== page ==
Two British soldiers during World War II fall into a forbidden love that continues after their disappearance across time, during which they leave each other clues in books of poetry that are ultimately found by narrator Emmett.
Time Was begins as an intriguing mystery, turns into a kind of time-travel tale and ends up as a sensitive and gracefully written romance stretching over decades. McDonald is admired for his detailed multicultural futures and intricate plotting, but he can be one of the field’s more elegant stylists as well ... surprisingly moving ending.
McDonald’s...gift for storytelling is on full display as he captures the emotional nuances of a decades-long love while exploring issues of military and scientific might and the state of the contemporary book industry. The very British references and regionalisms will appeal to even the most sf-averse Anglophiles, especially those who enjoy Netflix’s Black Mirror.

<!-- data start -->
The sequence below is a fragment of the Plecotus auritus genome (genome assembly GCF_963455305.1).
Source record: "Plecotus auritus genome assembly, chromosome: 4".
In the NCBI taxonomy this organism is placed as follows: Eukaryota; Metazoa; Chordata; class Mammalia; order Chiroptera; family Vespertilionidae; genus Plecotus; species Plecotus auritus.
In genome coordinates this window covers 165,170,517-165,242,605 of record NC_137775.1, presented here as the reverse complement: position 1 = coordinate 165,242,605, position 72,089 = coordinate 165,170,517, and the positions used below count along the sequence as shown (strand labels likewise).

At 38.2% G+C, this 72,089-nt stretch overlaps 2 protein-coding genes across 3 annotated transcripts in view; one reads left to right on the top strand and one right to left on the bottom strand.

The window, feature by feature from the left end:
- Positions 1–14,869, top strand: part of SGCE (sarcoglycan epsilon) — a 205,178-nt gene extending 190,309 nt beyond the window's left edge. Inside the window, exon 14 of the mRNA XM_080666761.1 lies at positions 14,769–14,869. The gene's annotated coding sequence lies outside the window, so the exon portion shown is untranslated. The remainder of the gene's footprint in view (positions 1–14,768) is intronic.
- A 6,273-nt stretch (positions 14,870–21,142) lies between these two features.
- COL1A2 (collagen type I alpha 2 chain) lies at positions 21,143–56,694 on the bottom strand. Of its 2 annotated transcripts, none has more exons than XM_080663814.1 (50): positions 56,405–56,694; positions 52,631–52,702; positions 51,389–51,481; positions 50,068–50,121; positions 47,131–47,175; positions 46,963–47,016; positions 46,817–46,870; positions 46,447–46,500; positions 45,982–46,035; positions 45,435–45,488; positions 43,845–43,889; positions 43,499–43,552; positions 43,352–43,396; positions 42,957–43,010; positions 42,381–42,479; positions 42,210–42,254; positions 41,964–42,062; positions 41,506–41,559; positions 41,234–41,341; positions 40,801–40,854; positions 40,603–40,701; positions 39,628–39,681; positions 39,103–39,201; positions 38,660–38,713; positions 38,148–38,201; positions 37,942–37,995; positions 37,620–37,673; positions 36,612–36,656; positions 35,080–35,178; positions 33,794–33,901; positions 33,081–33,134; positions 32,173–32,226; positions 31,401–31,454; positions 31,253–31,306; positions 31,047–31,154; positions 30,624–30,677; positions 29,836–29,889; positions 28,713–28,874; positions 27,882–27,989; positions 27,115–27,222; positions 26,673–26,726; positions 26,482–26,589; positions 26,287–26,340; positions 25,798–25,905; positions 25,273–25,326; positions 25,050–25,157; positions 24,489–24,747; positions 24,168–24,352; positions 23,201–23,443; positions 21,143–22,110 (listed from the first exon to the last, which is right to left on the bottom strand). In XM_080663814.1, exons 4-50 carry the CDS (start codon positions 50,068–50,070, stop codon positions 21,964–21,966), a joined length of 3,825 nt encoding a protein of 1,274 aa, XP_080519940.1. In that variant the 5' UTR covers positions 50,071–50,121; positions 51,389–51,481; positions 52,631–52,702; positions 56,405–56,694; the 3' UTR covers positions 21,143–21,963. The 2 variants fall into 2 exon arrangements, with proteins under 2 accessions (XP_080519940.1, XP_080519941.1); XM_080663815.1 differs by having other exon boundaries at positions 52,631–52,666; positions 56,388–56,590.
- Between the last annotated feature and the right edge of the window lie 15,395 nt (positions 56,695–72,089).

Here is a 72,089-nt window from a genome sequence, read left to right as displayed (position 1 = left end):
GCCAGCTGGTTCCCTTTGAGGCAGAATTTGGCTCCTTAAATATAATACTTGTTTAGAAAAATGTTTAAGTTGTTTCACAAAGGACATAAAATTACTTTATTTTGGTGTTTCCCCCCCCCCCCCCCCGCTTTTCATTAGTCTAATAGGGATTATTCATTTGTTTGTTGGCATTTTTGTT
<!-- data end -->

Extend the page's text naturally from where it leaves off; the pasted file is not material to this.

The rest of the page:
Time Was is a beautifully written piece of work, full of pathos and engaged in a slantwise dialogue with the power of words to affect and to endure, richly characterised and elegantly structured as so much of McDonald’s work is—but it still leaves me oddly cold. Cold, too, because one of the themes running through it is the tension between connection and loneliness, and Time Was concludes on tragedy revealed and on an immanent dislocation. It feels like a conclusion that presents connection as precarious and fleeting, loss as inevitable: a conclusion in keeping with Time Was’s melancholic mood, but not the emotional experience I really prefer. That said, it is very well put together, and gorgeously written.